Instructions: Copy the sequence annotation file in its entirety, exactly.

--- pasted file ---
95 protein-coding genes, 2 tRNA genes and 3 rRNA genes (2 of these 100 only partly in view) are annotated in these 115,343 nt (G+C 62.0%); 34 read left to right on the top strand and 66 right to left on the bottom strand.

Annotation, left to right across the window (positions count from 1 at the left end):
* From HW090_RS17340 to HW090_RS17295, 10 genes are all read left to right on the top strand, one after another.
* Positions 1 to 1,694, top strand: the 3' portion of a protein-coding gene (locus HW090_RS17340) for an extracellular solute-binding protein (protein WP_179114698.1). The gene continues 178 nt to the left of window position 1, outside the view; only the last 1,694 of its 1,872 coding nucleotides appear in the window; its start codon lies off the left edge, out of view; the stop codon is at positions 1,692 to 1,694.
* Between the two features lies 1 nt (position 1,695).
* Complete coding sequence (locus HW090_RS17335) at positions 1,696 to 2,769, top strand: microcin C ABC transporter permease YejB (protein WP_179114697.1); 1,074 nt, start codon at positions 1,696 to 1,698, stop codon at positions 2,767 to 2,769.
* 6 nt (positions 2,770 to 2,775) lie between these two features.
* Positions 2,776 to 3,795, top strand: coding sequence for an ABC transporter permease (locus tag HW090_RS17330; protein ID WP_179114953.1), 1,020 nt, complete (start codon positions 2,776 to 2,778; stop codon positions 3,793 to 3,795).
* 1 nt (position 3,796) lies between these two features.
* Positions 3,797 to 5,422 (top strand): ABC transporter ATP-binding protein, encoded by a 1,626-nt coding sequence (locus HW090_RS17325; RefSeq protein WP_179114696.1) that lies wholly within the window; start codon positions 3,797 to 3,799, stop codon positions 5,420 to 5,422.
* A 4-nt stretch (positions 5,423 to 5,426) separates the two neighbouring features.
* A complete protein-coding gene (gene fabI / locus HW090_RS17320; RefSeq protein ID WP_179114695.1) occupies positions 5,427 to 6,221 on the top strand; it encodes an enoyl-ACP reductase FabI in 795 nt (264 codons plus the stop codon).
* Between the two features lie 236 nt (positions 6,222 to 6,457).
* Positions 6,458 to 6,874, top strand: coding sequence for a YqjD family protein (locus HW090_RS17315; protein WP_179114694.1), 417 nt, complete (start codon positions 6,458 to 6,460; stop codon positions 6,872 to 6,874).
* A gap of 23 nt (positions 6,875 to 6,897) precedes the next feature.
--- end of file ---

95 protein-coding genes, 2 tRNA genes and 3 rRNA genes (2 of these 100 only partly in view) are annotated in these 115,343 nt (G+C 62.0%); 34 read left to right on the top strand and 66 right to left on the bottom strand.

Annotation, left to right across the window (positions count from 1 at the left end):
* From HW090_RS17340 to HW090_RS17295, 10 genes are all read left to right on the top strand, one after another.
* Positions 1 to 1,694, top strand: the 3' portion of a protein-coding gene (locus HW090_RS17340) for an extracellular solute-binding protein (protein WP_179114698.1). The gene continues 178 nt to the left of window position 1, outside the view; only the last 1,694 of its 1,872 coding nucleotides appear in the window; its start codon lies off the left edge, out of view; the stop codon is at positions 1,692 to 1,694.
* Between the two features lies 1 nt (position 1,695).
* Complete coding sequence (locus HW090_RS17335) at positions 1,696 to 2,769, top strand: microcin C ABC transporter permease YejB (protein WP_179114697.1); 1,074 nt, start codon at positions 1,696 to 1,698, stop codon at positions 2,767 to 2,769.
* 6 nt (positions 2,770 to 2,775) lie between these two features.
* Positions 2,776 to 3,795, top strand: coding sequence for an ABC transporter permease (locus tag HW090_RS17330; protein ID WP_179114953.1), 1,020 nt, complete (start codon positions 2,776 to 2,778; stop codon positions 3,793 to 3,795).
* 1 nt (position 3,796) lies between these two features.
* Positions 3,797 to 5,422 (top strand): ABC transporter ATP-binding protein, encoded by a 1,626-nt coding sequence (locus HW090_RS17325; RefSeq protein WP_179114696.1) that lies wholly within the window; start codon positions 3,797 to 3,799, stop codon positions 5,420 to 5,422.
* A 4-nt stretch (positions 5,423 to 5,426) separates the two neighbouring features.
* A complete protein-coding gene (gene fabI / locus HW090_RS17320; RefSeq protein ID WP_179114695.1) occupies positions 5,427 to 6,221 on the top strand; it encodes an enoyl-ACP reductase FabI in 795 nt (264 codons plus the stop codon).
* Between the two features lie 236 nt (positions 6,222 to 6,457).
* Positions 6,458 to 6,874, top strand: coding sequence for a YqjD family protein (locus HW090_RS17315; protein WP_179114694.1), 417 nt, complete (start codon positions 6,458 to 6,460; stop codon positions 6,872 to 6,874).
* A gap of 23 nt (positions 6,875 to 6,897) precedes the next feature.